Apart from the local Vinnies, try out any of the Asian supermarkets/markets for very lightweight aluminium pots around the $10 mark. Hot Bargains in Preston is a favourite of mine, but mostly because it's local.
RodJun 14, 2011 at 6:42 am #1748963
Andy, thanks for the details on coating the Hogback floor. Look forward to a trip report! You may inspire me to give our 3 & 5yo a hiking adventure once Spring arrives and the weather warms up. Also, for the pot link.
Rod, thanks for the local shopping tip. I hadn't thought of the local Asian supermarket. I'll check them out. It will be hard to beat your $3.50 find though.Jun 14, 2011 at 7:08 am #1748976
Don't be afraid to take the little kids out. I remember us all coming over St Gwinear after my wife and I spent a sleepless night listening to the wind howl through the valley and then slam into the tent in the saddle. (My fault) The kids slept right through. The wind was so strong on the way out it blew Macs off his feet. He was laughing, but Evie was crying because I wouldn't put her down so she could watch him get knocked over again. (It's the only time I've carried either one of them) They were 3 and 5 at the time. We did an 8 day walk through the Walls of Jerusalem in Tassie this year, including two days off track with packs, and one day with over 300mm of rain in 24 hours. They were 11 and 9. Neither of them are sporty or big boofy kids, but I think the only complaints were about who ate more than their share of the Twisties. (And mostly that was me complaining)Jun 14, 2011 at 10:58 pm #1749403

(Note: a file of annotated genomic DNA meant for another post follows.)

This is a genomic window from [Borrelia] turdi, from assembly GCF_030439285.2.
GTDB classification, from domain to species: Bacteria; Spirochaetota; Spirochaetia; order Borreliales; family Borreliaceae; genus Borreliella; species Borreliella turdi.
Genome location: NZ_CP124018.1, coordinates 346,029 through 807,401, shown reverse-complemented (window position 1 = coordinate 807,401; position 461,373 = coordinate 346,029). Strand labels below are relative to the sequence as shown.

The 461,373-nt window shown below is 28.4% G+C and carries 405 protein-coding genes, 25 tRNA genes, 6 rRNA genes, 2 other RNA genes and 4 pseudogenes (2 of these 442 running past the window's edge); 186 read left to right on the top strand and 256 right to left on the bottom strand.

Did i miss something or are there no sleeping bags or mats in that list?Jun 15, 2011 at 12:51 am #1749422
@rcaffinLocale: Wollemi & Kosciusko NPs, Europe
> If your kids are big enough to help with the cooking, they're big enough to do it all!!